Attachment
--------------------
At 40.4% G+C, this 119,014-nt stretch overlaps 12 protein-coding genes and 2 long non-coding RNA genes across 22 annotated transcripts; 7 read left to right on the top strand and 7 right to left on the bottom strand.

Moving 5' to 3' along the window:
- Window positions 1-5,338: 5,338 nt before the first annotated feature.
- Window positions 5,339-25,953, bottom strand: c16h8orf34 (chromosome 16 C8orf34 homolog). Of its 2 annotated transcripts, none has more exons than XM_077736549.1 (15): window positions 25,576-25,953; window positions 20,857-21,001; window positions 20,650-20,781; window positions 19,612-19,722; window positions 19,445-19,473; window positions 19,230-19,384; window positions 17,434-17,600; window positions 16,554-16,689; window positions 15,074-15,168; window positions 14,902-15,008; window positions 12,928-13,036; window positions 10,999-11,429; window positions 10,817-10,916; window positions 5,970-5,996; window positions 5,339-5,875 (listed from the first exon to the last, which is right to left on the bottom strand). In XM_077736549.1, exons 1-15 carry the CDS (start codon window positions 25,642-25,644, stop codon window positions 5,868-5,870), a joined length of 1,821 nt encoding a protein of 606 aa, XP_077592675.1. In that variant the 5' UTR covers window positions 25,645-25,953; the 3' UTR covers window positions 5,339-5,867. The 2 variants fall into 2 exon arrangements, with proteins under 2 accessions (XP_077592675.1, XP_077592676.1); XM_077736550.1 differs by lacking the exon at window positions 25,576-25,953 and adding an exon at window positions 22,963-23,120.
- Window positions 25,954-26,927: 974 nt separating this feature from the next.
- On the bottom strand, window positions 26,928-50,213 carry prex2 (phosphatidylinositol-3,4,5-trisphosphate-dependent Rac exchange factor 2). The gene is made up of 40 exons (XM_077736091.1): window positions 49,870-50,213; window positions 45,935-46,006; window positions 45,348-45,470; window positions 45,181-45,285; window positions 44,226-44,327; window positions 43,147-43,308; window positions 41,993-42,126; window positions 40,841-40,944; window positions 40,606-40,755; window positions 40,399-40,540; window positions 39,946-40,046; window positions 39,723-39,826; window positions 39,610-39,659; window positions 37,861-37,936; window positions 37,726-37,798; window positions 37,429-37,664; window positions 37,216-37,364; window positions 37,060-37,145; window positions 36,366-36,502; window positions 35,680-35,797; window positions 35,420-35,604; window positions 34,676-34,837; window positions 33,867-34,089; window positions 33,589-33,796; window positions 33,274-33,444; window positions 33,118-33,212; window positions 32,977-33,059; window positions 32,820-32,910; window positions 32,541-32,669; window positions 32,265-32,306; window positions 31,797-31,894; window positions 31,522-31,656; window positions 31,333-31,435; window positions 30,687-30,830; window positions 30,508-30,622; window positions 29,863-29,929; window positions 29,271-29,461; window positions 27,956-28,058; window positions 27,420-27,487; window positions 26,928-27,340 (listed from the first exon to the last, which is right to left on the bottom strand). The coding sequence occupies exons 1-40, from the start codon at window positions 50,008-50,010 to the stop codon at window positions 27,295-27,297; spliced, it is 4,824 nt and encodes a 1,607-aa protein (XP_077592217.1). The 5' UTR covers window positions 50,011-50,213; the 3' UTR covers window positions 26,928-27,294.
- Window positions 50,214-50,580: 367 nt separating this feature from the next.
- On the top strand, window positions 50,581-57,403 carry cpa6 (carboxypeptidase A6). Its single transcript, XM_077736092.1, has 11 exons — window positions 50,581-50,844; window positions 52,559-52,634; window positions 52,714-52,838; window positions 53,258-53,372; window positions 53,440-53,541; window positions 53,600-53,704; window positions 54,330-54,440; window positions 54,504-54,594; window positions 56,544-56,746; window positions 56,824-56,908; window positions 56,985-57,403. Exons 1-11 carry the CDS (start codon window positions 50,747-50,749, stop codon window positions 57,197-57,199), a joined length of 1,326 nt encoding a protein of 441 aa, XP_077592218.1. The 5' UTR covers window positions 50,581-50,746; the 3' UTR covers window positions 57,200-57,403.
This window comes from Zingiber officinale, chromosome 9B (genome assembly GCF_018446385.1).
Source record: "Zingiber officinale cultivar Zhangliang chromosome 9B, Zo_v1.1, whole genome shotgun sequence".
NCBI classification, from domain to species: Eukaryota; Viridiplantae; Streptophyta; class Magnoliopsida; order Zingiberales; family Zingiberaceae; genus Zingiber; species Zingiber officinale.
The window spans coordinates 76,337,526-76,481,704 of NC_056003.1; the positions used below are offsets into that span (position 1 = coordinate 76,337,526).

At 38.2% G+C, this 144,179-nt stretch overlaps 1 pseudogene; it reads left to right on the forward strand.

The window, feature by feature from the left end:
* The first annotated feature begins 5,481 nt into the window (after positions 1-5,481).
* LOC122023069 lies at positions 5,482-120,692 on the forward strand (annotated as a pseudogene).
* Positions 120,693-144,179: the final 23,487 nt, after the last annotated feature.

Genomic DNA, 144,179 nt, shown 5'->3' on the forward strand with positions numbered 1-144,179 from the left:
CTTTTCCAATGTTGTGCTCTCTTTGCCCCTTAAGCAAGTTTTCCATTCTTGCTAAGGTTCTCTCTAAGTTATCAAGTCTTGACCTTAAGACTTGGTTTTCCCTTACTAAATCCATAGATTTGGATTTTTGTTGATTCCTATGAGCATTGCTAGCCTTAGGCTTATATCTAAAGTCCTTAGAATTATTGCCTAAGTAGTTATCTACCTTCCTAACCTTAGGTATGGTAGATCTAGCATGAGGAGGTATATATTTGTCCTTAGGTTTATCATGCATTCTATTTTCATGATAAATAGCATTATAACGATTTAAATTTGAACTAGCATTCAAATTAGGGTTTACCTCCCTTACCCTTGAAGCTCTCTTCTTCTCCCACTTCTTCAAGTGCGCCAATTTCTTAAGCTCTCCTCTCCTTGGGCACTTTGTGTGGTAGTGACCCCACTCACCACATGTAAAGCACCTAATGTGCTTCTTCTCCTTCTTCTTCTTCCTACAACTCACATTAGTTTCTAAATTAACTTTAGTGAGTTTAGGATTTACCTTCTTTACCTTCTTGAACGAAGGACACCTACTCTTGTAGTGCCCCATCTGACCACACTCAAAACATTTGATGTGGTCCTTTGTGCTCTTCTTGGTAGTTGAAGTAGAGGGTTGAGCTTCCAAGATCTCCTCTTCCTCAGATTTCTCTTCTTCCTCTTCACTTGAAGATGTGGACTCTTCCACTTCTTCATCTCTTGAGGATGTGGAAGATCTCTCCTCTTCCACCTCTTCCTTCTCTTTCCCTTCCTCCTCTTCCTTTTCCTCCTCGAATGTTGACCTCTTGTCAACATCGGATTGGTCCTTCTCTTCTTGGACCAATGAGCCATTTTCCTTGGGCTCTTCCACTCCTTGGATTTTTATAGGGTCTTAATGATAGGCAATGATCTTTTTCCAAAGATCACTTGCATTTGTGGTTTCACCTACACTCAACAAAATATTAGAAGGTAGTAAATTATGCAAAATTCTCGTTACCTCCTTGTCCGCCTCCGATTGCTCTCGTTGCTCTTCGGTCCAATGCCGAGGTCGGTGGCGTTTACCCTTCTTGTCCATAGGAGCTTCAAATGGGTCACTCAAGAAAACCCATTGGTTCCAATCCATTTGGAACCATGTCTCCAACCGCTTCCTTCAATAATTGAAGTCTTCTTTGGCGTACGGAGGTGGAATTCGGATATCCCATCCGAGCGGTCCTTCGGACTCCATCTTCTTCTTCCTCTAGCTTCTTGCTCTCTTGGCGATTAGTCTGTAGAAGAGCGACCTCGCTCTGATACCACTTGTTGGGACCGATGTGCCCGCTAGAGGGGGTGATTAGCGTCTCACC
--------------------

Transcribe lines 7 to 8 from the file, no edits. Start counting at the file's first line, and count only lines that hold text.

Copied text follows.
- Window positions 50,214-50,580: 367 nt separating this feature from the next.
- On the top strand, window positions 50,581-57,403 carry cpa6 (carboxypeptidase A6). Its single transcript, XM_077736092.1, has 11 exons — window positions 50,581-50,844; window positions 52,559-52,634; window positions 52,714-52,838; window positions 53,258-53,372; window positions 53,440-53,541; window positions 53,600-53,704; window positions 54,330-54,440; window positions 54,504-54,594; window positions 56,544-56,746; window positions 56,824-56,908; window positions 56,985-57,403. Exons 1-11 carry the CDS (start codon window positions 50,747-50,749, stop codon window positions 57,197-57,199), a joined length of 1,326 nt encoding a protein of 441 aa, XP_077592218.1. The 5' UTR covers window positions 50,581-50,746; the 3' UTR covers window positions 57,200-57,403.